Multiple oxygen sensors: Some information

Discussion in 'General Motoring' started by TeGGeR®, Aug 12, 2006.

  1. TeGGeR®

    TeGGeR® Guest

    Pursuant to a recent thread on the number of oxygen sensors in the 1986 or
    1988 Honda Pelude, I asked my mechanic about this.

    It seems the reason the '88 Prelude had two O2 sensors right beside each
    other had to to do with control over emissions. It's well known that OBD-II
    systems have two sensors, one before the cat and one after, but pre-OBD-II
    engines like the '88 Prelude's have two sensors for entirely different

    OBD-II cars use the second sensor primarily as a cat efficiency tell-tale.
    When a second sensor was used in cars like the pre-OBD-II '88 Prelude, it
    meant the engine management system had divided the exhaust into two
    streams, each with just two cylinders, and was monitoring each stream
    separately. The two INNER cylinders were monitored by one sensor, and the
    two OUTER cylinders were surveilled by the other sensor.

    Two sensors meant that Honda was able to monitor and adjust mixture and
    emissions twice as efficiently as it would have been able to with just one
    sensor covering the exhaust streams from all four cylinders at once. My guy
    could not remember offhand whether Honda did this just for the carbed
    versions of the Prelude or both carb and FI models.

    Furthermore, he tells me that the very latest cars are beginning to do this
    two-cylinder splitting again, but this time each pair has its own catalytic
    converter and pair of oxygen sensors. For example, some Ford V8s have FOUR
    catalytic converters and EIGHT oxygen sensors. Can you imagine owning one
    of these once the warranty runs out?

    I'll stick to my '91, thanks.
    TeGGeR®, Aug 12, 2006
  2. TeGGeR®

    Nasty Guest

    Great report. Thanks TeGGeR.
    No kidding.
    And me wit me '00
    Nasty, Aug 12, 2006
  3. TeGGeR®

    Elle Guest

    I dunno. Might be that the improvement in fuel mileage (via
    more precise engine controls over each cylinder's air/fuel
    charge etc.) makes the extra sensors worth it.
    Elle, Aug 12, 2006
  4. Some older cars may have two sensors that operate at two ranges. Newer
    sensors combine multiple ranges in one package.

    I couldn't care less what Ford does. Even a Kia will be more advanced
    soon. Doesn't Honda tune the individual cylinders using the crankshaft
    position sensor? Or maybe not any more? My 05 HAH engine has run like
    an old beater from day one. It's not silky smooth like the 97 Civic HX
    that I had.
    Kevin McMurtrie, Aug 12, 2006
  5. TeGGeR®

    Matt Ion Guest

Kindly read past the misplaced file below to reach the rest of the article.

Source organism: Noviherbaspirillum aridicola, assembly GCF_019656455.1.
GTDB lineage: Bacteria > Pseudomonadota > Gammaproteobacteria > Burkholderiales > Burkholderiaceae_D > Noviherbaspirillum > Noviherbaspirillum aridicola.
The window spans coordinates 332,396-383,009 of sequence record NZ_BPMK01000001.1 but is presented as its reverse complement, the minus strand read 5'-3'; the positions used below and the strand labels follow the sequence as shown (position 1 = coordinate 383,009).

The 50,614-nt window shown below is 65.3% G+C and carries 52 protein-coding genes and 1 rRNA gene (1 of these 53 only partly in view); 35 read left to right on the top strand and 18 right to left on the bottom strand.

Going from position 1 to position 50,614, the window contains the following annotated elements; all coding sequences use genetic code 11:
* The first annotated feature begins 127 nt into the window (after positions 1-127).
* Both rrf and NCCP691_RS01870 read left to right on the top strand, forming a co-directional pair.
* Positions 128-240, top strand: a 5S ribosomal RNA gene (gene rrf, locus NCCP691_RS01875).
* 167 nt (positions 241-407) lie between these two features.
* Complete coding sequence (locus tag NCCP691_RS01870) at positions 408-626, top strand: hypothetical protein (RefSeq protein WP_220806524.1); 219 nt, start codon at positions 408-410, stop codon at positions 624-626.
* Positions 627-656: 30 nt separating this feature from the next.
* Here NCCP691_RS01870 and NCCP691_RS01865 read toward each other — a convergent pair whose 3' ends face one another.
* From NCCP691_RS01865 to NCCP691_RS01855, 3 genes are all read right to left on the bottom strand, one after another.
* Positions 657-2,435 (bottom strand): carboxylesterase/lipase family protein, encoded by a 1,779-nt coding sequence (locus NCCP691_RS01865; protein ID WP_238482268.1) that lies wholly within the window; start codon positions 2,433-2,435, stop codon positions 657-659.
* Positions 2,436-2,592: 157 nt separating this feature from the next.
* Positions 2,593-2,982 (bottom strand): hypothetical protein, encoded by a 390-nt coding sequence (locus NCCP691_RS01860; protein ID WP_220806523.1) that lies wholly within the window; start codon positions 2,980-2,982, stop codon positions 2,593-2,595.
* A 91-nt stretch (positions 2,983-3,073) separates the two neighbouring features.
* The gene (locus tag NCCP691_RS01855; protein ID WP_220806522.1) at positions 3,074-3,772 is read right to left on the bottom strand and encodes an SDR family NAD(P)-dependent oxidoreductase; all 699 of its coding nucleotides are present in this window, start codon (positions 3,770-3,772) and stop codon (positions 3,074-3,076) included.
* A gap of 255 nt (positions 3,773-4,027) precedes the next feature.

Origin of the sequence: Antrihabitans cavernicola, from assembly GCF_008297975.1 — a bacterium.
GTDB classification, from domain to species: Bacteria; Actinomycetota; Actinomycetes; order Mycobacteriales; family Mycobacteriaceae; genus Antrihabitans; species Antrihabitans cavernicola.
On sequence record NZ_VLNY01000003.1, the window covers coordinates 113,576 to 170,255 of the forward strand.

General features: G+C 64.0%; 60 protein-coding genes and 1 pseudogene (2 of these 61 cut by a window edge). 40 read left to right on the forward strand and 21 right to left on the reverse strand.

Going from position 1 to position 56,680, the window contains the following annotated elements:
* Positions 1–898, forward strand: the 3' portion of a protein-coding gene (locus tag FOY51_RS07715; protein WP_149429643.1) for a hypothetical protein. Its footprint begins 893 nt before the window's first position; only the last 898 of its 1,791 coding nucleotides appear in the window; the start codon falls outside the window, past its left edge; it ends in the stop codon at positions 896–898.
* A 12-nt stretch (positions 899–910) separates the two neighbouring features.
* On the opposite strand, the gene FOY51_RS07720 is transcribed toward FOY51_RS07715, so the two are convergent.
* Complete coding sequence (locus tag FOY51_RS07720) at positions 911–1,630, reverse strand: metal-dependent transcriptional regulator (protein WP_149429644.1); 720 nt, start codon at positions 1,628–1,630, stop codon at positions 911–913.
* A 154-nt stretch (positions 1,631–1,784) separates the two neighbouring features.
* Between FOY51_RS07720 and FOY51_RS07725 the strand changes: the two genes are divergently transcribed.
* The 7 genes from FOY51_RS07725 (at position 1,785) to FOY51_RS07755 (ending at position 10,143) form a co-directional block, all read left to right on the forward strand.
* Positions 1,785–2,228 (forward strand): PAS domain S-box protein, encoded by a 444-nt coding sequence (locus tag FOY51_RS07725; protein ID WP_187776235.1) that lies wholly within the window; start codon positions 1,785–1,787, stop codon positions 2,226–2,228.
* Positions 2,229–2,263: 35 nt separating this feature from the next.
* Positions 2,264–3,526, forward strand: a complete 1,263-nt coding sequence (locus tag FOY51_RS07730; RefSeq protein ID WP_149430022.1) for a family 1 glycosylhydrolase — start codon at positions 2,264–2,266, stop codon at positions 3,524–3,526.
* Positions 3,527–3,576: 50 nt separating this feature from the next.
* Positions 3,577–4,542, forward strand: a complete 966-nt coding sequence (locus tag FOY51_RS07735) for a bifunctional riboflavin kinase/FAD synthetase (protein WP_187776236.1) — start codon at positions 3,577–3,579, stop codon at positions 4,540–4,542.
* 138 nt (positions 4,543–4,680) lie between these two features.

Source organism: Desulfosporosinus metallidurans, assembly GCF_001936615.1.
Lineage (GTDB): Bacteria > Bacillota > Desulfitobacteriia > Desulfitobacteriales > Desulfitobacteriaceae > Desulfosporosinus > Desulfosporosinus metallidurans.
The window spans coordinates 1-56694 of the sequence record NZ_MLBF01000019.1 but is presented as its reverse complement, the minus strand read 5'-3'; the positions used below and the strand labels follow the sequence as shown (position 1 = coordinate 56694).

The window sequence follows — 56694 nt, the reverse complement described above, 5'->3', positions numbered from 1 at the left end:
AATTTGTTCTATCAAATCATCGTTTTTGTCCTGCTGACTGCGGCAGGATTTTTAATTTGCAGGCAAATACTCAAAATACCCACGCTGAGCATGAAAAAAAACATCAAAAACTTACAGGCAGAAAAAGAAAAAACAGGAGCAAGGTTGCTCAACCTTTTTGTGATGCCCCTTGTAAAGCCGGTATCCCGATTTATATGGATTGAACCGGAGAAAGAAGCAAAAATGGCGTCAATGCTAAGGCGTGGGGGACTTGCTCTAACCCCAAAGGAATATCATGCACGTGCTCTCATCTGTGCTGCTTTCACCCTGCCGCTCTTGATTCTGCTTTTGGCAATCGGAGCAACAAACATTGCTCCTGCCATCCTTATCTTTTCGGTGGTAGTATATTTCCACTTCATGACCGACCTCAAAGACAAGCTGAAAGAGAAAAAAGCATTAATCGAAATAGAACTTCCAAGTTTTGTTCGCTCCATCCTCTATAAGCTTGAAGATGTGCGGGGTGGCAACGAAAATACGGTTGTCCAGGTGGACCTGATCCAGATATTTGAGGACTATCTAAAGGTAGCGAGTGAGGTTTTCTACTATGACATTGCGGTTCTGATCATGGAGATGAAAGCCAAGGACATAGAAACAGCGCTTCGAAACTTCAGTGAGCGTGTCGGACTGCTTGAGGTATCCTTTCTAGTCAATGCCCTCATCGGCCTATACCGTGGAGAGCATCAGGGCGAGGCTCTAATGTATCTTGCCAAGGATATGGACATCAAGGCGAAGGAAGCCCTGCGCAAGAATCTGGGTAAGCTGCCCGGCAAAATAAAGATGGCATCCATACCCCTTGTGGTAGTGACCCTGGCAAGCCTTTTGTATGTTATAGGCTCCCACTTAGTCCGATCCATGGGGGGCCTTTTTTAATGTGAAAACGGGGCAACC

I love my '87 :)
    Matt Ion, Aug 12, 2006
  6. TeGGeR®

    jim beam Guest

    no kidding!
    yes - it measures crank rotation velocity resulting from each ignition
    that's because fix or repair daily always were/will continue to be the
    cheapest pieces of garbage on the planet. and when i say "cheap", i
    mean they leave no corner left uncut in their relentless pursuit of cost
    cutting. if another manufacturer uses 4 screws to hold something down,
    they'll use 3. cast iron crank shafts? no problem! smaller bearings?
    you betcha! low-yield crumple zones /behind/ the engine to cause more
    frequent accident write-offs? and who'll rather pay a few g's to lobby
    for red rear turn signal lenses rather than incur about $3 per vehicle?
    screw the danger in modern high density high speed traffic! hmmm, i
    wonder who that might be...
    jim beam, Aug 12, 2006

  7. I'll stick with my '83. Now getting 36 mpg in mixed driving and it
    seems to run better every time I drive it...


    (The A/C is next on the list to do)
    Grumpy AuContraire, Aug 12, 2006
  8. TeGGeR®

    Matt Ion Guest

    Well at least you're not bitter..! :)
    Matt Ion, Aug 12, 2006
  9. TeGGeR®

    jim beam Guest

    just wait, one day, i'll say what i /really/ think!
    jim beam, Aug 12, 2006
  10. TeGGeR®

    TeGGeR® Guest

    Until they require replacement, at which point your fuel savings dollars
    are more then negated. There is such a thing as false economy.
    TeGGeR®, Aug 13, 2006
  11. TeGGeR®

    TeGGeR® Guest

    Ford was just my guys big example. Nissan is the other one. With emissions
    limits strangling down ever tighter, eventually every maker will be doing
    the two-cylinder split, even Honda.

    Yes, but it cannot tune the MIXTURE for individual cylinders without a
    sensor for each cylinder. If emissions limits keep going down as they are,
    one day you'll see a 4-cyl engine with 4 cats and 8 sensors. But by that
    time the electric car may render all those regulations moot.
    TeGGeR®, Aug 13, 2006
  12. TeGGeR®

    Elle Guest

    Because OEM oxygen sensors are so darned cheap for the early
    90s Civics (for one), I have my doubts. At least at they're mighty cheap.

    I know O2 sensor design is different and may not be
    consistent with OBD-II yada, but putting that aside for the
    moment, ISTM the engineering might be cost effective.

    You could be right. I just don't like throwing out something
    as "definitely wrong" without numbers and/or serious
    evidence. It's not entirely an academic subject either,
    ISTM, in these days of high gas prices.
    Elle, Aug 13, 2006
  13. TeGGeR®

    Matt Ion Guest

    By that time, I better have my freakin' FLYING car that Popular Mechanics
    promised me 30 years ago :p
    Matt Ion, Aug 13, 2006
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